Life examined and what is "love"? (baby, don't hurt me)

Dined tonight with a friend from BHS (just a side note to say how weird it is to hang out with someone I've known since I was 14; how can it be that I'm so freakin' old?!), and we were talking about how you know (or how you might know) whether you're in the right place in your life, a propos of this being the year we all turn 40.

Apart from not having children yet (or at least one child; I don't want to be greedy), I am where I want to be (sure, I could be a hell of a lot more fit and somewhat healthier, shut up), personally and professionally. I adore my husband, am blessed with a great marriage, love my friends and family, like my job a lot, and appreciate my lifestyle. As you've read here, there are, of course, things that irk me, but by and large, I am a very happy girl. Part of that is no doubt just who I am as a person, but part of it is certainly contentment, which is a good thing.

My friend, on the other hand, is presently less than content: although he's doing well at a job for which he is fantastically over-qualified (and WAY too smart) and grossly underpaid, he's not hitting the financial milestones he sees as ideal, and that is affecting the relationship he's in, particularly because the young lady (11 years his junior) is ready for marriage and kids now. He works at this job which is in no way a career because it gives him time to write; the problem is that getting in the door at a studio or with a production company is incredibly hard and depends an awful lot on sheer chance or that old stand-by "knowing somebody". He's making connections, but it takes awhile, and it doesn't pay. His argument is that because he can't afford to buy a house in L.A., it's no marriage and no kids for him. Not meaning to stir the pot, I nevertheless suggested to him that if he were actually committed to the woman in question, the financial and logistical issues would sort themselves out -- or at minimum, would seem less insurmountable because he would want marriage and fatherhood, and make any sacrifice (including giving up his dream of writing) to make those goals his priorities. That seemed to be a bit of an eye-opener for him; sorry, buddy.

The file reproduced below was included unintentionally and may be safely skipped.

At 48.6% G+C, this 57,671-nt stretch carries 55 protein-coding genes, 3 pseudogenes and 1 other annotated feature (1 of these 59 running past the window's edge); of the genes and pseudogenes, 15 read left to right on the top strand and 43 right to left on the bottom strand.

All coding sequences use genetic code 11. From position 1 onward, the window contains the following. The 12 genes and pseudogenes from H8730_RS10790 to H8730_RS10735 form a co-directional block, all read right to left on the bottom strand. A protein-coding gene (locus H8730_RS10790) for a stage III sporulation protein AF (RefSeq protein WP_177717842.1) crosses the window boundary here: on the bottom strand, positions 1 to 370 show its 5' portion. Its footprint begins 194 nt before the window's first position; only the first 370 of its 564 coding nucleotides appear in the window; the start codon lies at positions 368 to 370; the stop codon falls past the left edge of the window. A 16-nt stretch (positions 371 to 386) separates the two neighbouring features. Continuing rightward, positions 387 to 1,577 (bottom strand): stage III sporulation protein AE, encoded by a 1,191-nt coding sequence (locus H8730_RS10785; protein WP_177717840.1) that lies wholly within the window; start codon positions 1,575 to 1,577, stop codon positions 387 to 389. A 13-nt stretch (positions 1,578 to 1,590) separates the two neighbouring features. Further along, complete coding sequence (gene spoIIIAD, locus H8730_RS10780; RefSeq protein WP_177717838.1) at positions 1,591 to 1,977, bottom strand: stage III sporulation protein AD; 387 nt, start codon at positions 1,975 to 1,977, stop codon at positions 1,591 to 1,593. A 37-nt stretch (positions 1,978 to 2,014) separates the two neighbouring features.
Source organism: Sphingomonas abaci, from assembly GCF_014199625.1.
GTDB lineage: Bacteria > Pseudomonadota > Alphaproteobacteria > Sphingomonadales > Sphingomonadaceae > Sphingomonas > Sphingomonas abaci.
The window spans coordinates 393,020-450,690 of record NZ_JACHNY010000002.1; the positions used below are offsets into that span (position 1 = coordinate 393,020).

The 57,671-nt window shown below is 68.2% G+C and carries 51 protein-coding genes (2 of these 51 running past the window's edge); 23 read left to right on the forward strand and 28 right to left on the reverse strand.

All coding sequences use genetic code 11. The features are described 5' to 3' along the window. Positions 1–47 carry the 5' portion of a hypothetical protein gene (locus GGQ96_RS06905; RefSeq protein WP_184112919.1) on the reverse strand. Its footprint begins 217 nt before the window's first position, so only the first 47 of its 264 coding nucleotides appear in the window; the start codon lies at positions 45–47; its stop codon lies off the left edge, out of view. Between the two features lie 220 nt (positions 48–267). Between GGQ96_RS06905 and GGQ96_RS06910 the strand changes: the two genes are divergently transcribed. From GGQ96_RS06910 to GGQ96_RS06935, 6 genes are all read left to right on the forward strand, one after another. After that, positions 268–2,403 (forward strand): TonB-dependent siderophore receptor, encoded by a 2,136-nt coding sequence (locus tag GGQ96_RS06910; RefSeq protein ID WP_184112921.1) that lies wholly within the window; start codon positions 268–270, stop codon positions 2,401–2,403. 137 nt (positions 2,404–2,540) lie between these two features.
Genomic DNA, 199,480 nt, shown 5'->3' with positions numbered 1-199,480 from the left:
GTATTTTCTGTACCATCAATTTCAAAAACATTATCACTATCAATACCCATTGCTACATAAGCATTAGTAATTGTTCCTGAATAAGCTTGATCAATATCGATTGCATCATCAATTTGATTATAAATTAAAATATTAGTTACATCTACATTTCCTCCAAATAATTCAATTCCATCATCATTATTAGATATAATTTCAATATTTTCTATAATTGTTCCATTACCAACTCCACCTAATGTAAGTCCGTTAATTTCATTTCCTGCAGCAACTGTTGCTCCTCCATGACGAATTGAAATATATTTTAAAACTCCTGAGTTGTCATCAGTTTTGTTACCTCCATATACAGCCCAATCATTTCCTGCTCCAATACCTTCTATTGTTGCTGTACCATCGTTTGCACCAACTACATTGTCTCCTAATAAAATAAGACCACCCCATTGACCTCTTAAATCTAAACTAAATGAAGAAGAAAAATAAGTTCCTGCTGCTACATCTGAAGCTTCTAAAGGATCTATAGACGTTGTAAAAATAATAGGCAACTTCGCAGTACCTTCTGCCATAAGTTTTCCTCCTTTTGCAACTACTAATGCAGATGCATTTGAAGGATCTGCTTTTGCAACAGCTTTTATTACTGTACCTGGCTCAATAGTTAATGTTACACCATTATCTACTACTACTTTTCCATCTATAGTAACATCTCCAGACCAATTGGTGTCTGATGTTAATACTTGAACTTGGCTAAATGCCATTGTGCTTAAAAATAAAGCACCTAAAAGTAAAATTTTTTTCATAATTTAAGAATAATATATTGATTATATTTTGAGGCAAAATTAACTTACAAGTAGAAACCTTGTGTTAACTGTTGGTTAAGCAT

On the work front, and the writing front, I suggested that he make lists of what he wants and why he wants it -- do a check as to whether some of what he thinks he wants is residual, left over from the goals he set 10 years ago. Revision of those life plans is always a good idea, and I mean that in the British sense of "review" as much as the American sense of "edit."

The tougher question, of course, is the one about the girl, because that one's really about life. He wondered what I thought were the essential ingredients for a stable and healthy relationship. I decided that it comes down to very few things, which is good, because all of us have pretty short attention spans. We get distracted when shiny objects flash by.

Here's your recipe:

  • Laughter: you get a long way down the road to happiness if you and your partner laugh at the same things, especially if you find the same things ridiculous. It helps if s/he thinks you're hilarious, and vice versa. You can get through a lot of shit if you can laugh.
  • Candor: I'm not talking about "Yeah, you look like the side of a barn in those red pants, honey" here, but about openly expressing what you need and want, and what scares you, and creating a safe environment in which your partner can, too. This ingredient might also be called "communication."
  • Respect: you sure as hell don't have to see eye-to-eye on everything (and you never will, so don't even bother trying), but you have to be willing to let someone be who they are, which is not who you are, and which may even be unfathomable to you. Respect means letting them vote Republican, or eat meat, or not floss, or whatever; obviously, it stops (or maybe not obviously for everyone, but obviously to me) with infidelity, abuse or cruelty of any kind, but otherwise, live and let live, baby. Find a way to integrate your differences.
  • Perspective: figure out what your deal breakers are (and I mean in the abstract, not just as a way of ditching someone who farts in the car or picks their nose, or whatever), and let everything else go. Period. Let it goooooooooo. Face it: you are not perfect. No, it's true, you're not. You're close, sure, of course you are, but at the end of the day, you are human and therefore flawed and come with a whole matched set of your own baggage, and you need someone to love you for who you are and all that comes with ya. Extend that same courtesy to the person with whom you fall in love. Make room on the trolley for their past and their tagalongs, and don't sweat the small stuff.
Ok, that's the end of today's lecture. Hope it helps!


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